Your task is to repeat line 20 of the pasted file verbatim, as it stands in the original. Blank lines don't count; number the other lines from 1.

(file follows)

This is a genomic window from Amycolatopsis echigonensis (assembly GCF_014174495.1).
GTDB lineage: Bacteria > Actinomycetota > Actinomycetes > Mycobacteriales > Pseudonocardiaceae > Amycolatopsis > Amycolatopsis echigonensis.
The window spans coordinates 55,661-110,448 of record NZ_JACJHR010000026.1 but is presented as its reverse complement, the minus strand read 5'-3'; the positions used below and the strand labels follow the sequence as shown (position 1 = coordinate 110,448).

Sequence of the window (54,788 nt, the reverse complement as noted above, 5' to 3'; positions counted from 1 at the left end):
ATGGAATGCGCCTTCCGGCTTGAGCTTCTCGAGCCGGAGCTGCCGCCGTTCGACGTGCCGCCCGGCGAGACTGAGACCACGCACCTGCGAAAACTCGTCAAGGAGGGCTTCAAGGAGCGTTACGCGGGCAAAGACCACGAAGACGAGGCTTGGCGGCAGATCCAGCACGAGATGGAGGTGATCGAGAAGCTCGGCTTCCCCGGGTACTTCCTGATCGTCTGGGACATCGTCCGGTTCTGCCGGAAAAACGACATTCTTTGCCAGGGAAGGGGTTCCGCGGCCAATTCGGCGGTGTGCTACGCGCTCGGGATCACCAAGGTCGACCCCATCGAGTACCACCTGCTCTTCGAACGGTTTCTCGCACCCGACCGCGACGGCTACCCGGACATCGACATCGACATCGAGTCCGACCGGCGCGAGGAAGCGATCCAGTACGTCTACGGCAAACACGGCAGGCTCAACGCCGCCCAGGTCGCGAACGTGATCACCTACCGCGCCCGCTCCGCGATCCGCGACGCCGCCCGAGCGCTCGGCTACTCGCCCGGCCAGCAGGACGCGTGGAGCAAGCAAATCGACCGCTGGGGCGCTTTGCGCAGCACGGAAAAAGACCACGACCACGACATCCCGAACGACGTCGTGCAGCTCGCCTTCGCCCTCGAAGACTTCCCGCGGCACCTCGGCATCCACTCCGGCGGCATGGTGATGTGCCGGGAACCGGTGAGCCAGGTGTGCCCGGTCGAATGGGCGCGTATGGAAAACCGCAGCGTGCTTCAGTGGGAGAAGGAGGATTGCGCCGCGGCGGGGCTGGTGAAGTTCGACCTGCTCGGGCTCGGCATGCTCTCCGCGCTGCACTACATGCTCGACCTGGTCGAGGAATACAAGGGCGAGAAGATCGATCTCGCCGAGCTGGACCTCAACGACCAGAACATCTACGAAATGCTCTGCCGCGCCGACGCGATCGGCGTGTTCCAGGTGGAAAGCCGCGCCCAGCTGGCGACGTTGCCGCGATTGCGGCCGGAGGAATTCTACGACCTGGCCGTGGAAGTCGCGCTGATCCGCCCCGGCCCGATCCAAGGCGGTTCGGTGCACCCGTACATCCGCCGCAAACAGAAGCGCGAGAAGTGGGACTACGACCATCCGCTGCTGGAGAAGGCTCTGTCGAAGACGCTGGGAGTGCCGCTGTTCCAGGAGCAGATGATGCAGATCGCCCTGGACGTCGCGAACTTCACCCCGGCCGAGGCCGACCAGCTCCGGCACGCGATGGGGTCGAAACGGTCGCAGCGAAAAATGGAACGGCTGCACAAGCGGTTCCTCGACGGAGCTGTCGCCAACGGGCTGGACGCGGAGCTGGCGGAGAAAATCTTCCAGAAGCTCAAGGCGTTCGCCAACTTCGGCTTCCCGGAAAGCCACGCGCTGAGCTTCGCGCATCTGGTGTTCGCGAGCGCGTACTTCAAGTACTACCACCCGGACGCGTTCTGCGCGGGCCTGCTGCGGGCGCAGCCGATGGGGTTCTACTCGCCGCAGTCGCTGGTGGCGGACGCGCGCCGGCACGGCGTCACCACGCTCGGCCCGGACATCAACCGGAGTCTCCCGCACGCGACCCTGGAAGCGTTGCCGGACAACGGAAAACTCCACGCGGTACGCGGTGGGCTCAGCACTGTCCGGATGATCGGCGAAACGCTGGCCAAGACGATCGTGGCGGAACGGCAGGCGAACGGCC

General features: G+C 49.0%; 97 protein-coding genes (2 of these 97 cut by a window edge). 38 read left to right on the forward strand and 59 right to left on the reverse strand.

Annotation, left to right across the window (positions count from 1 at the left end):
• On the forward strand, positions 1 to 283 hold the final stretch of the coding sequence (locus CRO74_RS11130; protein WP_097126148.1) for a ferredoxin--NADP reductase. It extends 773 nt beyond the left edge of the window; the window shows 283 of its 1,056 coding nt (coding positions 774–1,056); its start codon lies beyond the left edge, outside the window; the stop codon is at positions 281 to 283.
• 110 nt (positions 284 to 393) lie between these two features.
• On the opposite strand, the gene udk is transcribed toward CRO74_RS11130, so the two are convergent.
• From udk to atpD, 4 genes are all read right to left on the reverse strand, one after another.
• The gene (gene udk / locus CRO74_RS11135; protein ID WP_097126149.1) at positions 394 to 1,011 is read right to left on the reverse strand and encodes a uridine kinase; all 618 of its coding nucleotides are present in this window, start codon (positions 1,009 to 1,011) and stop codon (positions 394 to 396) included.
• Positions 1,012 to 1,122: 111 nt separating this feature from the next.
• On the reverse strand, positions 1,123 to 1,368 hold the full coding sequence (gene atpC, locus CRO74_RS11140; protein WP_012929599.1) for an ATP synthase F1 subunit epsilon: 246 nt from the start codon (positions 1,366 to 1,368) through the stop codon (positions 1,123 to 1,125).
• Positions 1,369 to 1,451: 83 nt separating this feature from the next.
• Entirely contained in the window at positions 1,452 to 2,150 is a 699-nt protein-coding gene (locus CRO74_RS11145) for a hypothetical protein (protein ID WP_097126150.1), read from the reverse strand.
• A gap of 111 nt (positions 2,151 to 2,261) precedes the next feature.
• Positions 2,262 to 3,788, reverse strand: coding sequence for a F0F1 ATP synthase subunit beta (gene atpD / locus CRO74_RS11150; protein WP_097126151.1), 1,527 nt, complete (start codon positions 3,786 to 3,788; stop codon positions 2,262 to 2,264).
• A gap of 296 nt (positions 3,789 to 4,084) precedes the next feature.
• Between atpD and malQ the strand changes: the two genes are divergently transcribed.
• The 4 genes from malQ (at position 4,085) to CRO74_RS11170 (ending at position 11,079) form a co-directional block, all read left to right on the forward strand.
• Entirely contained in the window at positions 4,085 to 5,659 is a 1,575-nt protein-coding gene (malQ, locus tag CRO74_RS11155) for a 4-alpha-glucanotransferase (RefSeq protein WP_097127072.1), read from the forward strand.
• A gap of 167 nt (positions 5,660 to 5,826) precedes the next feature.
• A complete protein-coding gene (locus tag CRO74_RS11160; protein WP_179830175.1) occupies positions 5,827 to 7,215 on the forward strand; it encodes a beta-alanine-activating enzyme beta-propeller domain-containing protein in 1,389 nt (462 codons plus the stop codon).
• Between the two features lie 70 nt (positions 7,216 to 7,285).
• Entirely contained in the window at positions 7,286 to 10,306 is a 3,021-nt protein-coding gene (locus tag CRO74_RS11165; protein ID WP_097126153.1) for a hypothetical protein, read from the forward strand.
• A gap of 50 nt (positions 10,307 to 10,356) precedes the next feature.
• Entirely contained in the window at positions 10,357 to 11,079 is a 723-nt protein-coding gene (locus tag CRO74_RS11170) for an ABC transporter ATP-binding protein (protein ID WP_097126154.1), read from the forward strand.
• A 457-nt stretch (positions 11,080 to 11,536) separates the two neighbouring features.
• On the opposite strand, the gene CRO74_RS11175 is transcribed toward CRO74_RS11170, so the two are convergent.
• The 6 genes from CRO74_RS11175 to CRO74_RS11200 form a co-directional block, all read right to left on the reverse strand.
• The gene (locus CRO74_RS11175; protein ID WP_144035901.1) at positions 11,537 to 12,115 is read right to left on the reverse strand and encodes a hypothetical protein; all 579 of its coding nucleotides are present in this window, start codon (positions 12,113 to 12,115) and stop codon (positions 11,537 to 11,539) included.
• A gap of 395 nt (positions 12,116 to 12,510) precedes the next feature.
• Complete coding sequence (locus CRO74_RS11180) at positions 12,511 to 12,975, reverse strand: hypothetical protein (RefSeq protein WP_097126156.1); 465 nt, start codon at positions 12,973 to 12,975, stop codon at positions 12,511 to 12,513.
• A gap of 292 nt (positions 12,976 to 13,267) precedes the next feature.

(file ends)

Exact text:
• Between atpD and malQ the strand changes: the two genes are divergently transcribed.